My Day by Eleanor Roosevelt

Text Size: Small Text Normal Text Large Text Larger Text

WASHINGTON, Wednesday—I am sure that many of you feel as I do—that you are perpetually waiting for something. Every time you open a paper and every time you turn on the radio, you hope to hear that the end of hostilities has come in Europe.

I read in the paper yesterday morning that a number of German people keep asking why we continue bombing and destroying their cities and countryside. A plea was made for more propaganda on our part so that the Germans should understand the war and their part in it. It seems fairly obvious that they must understand it or they would not insist on continuing their resistance.

* * *

The awarding of the Army-Navy "E" to the blind workers of the Lighthouse Workshop of the Blind yesterday was one of the most moving ceremonies I have attended. A blinded marine, the recipient of many medals for heroism on Guadalcanal, gave the "E" pin to some special workers. The achievements of the blind, who have been working for some time in their own workshop, must be a great encouragement to the men who have been blinded in this war. Since the government has been able to get such good work from the blind men and women for the war effort, one cannot help hoping that employers will take note of what can be done with training in spite of their handicap. Blind people should have the opportunity and satisfaction of earning their livelihood in the future on an equal basis with other workers.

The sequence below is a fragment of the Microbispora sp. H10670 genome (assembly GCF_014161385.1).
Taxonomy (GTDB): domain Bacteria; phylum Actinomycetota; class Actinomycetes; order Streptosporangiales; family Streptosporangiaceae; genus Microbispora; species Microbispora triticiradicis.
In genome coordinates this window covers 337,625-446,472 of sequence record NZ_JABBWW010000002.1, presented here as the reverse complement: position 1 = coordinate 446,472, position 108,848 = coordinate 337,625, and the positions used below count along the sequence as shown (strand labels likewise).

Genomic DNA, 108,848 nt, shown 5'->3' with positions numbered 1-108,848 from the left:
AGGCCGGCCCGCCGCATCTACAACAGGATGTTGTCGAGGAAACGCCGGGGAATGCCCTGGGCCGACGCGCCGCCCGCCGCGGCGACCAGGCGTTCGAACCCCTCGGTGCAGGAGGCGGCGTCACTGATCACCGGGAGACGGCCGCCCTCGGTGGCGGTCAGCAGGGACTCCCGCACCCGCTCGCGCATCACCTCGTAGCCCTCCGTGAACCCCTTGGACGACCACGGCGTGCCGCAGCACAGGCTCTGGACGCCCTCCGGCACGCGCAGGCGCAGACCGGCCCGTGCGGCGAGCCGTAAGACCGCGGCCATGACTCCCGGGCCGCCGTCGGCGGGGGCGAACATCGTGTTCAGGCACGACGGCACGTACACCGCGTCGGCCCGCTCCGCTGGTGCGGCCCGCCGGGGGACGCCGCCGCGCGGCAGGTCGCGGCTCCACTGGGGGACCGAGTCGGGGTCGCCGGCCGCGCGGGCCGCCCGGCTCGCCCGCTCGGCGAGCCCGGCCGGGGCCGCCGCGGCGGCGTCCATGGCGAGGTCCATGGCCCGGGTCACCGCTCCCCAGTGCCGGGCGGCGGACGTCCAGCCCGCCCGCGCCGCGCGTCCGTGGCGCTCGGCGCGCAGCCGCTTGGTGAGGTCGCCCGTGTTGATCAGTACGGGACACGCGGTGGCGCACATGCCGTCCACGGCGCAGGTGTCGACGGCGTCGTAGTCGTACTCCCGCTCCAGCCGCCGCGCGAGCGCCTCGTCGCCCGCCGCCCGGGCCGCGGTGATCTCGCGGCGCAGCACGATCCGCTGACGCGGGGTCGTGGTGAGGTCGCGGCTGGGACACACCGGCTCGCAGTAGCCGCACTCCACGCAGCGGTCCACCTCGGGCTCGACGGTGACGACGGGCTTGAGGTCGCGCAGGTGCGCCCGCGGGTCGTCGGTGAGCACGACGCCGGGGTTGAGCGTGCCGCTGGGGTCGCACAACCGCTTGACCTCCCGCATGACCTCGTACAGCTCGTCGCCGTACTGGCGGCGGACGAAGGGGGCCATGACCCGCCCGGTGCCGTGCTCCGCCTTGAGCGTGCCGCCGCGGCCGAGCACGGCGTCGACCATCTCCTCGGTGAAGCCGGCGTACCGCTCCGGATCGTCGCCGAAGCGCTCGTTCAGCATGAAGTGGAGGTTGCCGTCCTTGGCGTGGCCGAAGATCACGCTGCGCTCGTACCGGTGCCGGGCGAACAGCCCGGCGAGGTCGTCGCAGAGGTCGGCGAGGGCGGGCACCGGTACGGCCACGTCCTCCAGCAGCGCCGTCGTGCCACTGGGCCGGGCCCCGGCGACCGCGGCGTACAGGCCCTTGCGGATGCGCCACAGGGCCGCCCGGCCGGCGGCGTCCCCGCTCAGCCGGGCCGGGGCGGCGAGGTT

I spent two hours at Walter Reed Hospital this morning, first taking part in one of their regular forum series, and then answering questions for another hour. Among the questions was one from a man who said that in the past he found a physical handicap caused an employer to be unwilling to employ a man for fear of accident, or because he doubted his ability to do the job as well as a man with no physical handicap. One can only hope that it will be possible to prove to employers that, with training, a physically handicapped person can do the job to which he is adjusted and for which he is trained as well as any other worker, and can do it with a minimum of risk because he is trained to take the necessary precautions.

* * *

After lunch a group of about 30 men from Fort Meade Regional Hospital came to see the White House. We had some light refreshments and talked for about an hour. The day was so beautiful that we were able to show them the South Portico, since they were particularly anxious to see where the inauguration ceremonies were held.

I have a number of appointments to fill up the rest of the afternoon, and tonight I go to a dinner given by the Farmers Union for some of their workers. James Patton, who is head of the Farmers Union, has a great vision for the future of the small farmer throughout the nation.

E. R.